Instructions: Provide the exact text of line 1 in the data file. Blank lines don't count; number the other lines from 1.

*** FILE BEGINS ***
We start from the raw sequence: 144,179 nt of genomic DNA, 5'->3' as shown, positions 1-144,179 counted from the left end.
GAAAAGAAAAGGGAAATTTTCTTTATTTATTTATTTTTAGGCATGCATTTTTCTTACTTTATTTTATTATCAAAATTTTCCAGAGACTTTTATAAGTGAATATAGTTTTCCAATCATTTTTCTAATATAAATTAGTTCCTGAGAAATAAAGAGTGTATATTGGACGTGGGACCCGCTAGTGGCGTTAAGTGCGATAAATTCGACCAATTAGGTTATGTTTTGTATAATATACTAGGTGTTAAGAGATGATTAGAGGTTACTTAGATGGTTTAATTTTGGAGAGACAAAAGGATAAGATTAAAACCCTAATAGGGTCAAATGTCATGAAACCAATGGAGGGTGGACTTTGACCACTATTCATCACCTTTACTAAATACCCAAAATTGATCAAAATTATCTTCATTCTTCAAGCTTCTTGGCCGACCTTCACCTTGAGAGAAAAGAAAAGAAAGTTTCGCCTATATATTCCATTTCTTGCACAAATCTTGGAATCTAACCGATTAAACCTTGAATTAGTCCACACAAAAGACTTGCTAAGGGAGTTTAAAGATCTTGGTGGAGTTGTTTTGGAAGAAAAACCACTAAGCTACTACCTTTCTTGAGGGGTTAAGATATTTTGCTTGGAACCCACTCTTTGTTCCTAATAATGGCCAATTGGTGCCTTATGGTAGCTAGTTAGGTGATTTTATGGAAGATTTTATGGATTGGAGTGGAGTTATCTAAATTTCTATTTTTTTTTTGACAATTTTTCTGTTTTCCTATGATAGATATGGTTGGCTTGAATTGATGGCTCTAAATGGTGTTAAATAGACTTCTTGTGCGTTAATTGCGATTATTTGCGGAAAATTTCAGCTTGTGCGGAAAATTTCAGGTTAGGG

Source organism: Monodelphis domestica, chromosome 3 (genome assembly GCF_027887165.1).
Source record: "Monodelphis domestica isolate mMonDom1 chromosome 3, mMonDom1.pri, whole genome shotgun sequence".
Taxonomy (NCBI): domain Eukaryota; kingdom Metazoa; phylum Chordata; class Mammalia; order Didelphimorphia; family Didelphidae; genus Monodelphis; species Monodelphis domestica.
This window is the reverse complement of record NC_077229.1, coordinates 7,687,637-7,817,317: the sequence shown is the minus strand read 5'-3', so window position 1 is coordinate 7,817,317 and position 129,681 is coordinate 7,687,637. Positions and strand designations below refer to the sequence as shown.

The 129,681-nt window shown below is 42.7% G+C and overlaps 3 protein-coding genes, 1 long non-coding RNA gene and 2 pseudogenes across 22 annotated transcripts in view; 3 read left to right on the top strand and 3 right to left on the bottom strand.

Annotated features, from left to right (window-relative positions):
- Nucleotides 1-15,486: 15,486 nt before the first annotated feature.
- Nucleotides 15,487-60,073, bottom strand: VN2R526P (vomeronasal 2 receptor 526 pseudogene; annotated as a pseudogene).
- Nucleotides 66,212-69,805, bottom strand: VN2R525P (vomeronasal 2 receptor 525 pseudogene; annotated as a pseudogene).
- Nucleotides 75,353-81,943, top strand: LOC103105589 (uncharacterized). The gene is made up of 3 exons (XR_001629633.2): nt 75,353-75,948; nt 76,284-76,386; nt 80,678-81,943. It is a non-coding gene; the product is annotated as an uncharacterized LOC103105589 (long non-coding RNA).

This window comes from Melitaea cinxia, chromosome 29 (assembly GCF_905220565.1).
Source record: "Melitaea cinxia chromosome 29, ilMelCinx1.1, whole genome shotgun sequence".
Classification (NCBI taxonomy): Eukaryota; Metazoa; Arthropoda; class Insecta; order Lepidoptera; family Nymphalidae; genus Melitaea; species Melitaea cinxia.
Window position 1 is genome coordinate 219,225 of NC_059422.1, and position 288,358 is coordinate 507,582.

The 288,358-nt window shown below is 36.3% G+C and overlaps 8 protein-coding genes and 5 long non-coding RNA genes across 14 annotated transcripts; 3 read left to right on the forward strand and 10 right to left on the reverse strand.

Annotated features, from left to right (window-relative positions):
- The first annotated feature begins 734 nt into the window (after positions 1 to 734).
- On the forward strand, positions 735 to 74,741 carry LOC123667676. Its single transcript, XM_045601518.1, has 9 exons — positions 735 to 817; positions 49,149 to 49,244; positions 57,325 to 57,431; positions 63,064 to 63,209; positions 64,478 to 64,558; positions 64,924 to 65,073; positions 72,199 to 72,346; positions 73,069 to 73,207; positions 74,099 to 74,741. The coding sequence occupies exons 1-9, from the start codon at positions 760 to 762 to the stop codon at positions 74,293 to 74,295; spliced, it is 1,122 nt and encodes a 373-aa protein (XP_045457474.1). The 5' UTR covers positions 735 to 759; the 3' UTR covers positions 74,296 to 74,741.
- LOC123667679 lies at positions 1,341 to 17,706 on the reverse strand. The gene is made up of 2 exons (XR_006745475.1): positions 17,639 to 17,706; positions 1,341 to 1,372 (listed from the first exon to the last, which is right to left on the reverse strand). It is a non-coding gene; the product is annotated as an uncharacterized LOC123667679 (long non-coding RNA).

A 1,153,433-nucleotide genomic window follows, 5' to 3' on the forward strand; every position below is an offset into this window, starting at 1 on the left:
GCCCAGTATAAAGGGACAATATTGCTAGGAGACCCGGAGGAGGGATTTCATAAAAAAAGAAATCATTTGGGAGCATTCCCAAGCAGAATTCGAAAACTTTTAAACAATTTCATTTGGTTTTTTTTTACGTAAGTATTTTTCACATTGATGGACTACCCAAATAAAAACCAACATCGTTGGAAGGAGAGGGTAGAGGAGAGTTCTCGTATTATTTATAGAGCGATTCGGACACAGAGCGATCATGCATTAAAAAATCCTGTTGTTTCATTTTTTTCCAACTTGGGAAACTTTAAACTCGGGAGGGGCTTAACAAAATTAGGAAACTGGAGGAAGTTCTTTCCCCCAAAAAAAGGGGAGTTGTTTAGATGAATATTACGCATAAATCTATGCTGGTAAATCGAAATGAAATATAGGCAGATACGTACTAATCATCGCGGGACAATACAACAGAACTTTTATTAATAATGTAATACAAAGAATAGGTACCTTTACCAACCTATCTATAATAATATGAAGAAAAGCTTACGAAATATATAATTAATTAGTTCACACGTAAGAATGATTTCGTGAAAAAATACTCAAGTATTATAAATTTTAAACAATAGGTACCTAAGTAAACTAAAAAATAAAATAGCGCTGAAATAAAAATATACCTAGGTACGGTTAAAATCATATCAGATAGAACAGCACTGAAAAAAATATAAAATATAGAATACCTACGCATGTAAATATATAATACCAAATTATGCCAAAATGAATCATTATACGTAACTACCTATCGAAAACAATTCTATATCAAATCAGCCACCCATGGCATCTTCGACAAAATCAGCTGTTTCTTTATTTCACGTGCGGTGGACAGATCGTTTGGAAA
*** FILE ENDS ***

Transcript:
We start from the raw sequence: 144,179 nt of genomic DNA, 5'->3' as shown, positions 1-144,179 counted from the left end.